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Mon 24 June 2019
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Proposals by Hong Kong’s authorities to allow the extradition of suspects to China have caused outrage in the city. Does the law contravene the “one country, two systems” agreement between the UK and China?

Hundreds of thousands of people have been taking to the streets in Hong Kong to protest a Government plan to allow extradition to mainland China – a move seen by many as a serious erosion of civil liberties.

The scale of the demonstration has been compared to the pro-democracy Umbrella Movement, which took place five years ago but failed to counter China’s growing influence over the city’s elections.

This time, protesters are demanding that local authorities reconsider a proposal that would allow people arrested in Hong Kong to be sent to face trial in mainland China.

They fear this will result in Beijing targeting political opponents.

“Hong Kong’s proposed extradition law amendments constitute a direct threat to human rights in Hong Kong and should be dropped,” Polly Truscott, Amnesty International UK’s foreign affairs analyst, told Byline Times.

“If enacted, this law would extend the ability of the mainland authorities to target critics, human rights activists, journalists, NGO workers and anyone else in Hong Kong, much in the same way they do at home.

This puts the British Government in a unique position in that it has a responsibility to ensure China is upholding its end of the agreement. But, a desire for a strong trading relationship has often taken priority.

“The proposed changes would allow defendants to be handed over to a judicial system on the mainland that offers no protection whatsoever against politically motivated prosecutions by the authorities and is rife with torture and other forms of ill treatment, forced confessions, unfair trials and a lack of meaningful remedies.”

The pretext for the extradition legislation is a Hong Kong woman who was murdered while on holiday with her boyfriend in Taiwan. The boyfriend is now wanted for the murder, but he has returned home and cannot be sent to Taiwan to face trial as there is no formal extradition agreement in place.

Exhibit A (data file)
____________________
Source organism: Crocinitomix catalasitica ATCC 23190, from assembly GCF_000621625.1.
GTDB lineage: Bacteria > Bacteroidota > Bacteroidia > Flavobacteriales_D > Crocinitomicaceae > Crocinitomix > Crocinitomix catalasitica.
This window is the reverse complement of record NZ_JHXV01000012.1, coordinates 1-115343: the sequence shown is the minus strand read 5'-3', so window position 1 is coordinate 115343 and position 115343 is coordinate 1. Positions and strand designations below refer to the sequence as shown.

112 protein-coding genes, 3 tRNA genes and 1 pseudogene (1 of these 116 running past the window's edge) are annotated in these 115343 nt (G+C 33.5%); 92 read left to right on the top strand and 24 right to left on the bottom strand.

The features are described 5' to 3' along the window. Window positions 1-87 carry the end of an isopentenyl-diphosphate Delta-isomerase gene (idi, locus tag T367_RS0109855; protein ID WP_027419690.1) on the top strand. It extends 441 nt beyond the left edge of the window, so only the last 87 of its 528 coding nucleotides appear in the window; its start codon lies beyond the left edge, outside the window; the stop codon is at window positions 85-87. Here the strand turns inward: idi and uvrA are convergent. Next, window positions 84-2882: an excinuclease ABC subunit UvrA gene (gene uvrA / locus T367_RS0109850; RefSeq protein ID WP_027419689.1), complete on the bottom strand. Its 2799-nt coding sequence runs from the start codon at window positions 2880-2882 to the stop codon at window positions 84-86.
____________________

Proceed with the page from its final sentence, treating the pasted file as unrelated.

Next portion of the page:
Hong Kong’s leaders have now used the incident to fast track an extradition agreement with Taiwan, as well as China. However, Taiwan has said it would not agree to the extradition arrangement because it would treat Taiwan as part of China.


Beyond having a potential impact on human rights, this legislation could represent a violation of the legally binding Sino-British Joint Declaration which was signed between the UK and China in 1984.

This agreement came into effect in 1997, when Hong Kong was handed to Beijing, and it will be in place until 2047.

A key pillar of the declaration is the “one country, two systems” agreement, which provides Hong Kong with a degree of autonomy from Beijing and protects the city from having to adopt the same laws and systems as China.

This puts the British Government in a unique position in that it has a responsibility to ensure China is upholding its end of the agreement. But, a desire for a strong trading relationship has often taken priority.

Hong Kong’s last British governor, Lord Chris Patten, told a 2016 hearing at the US Congress: “If I could be very diplomatic, I would say that I think that the British Government has been restrained in its comments on what has been happening in Hong Kong. It produces a six-monthly report on the affairs in Hong Kong and that is a fairly neutral and – I’ve said myself – rather anodyne document.”

He added: “There is a very quaint notion that you can never disagree with China, that whatever China does, it is the Middle Kingdom and you have to go along with it and that if you don’t go along with it, you risk not being able to sell things to China, you risk doing damage to your economy.”

If enacted, this law would extend the ability of the mainland authorities to target critics, human rights activists, journalists, NGO workers and anyone else in Hong Kong, much in the same way they do at home.

Polly Truscott, Amnesty International UK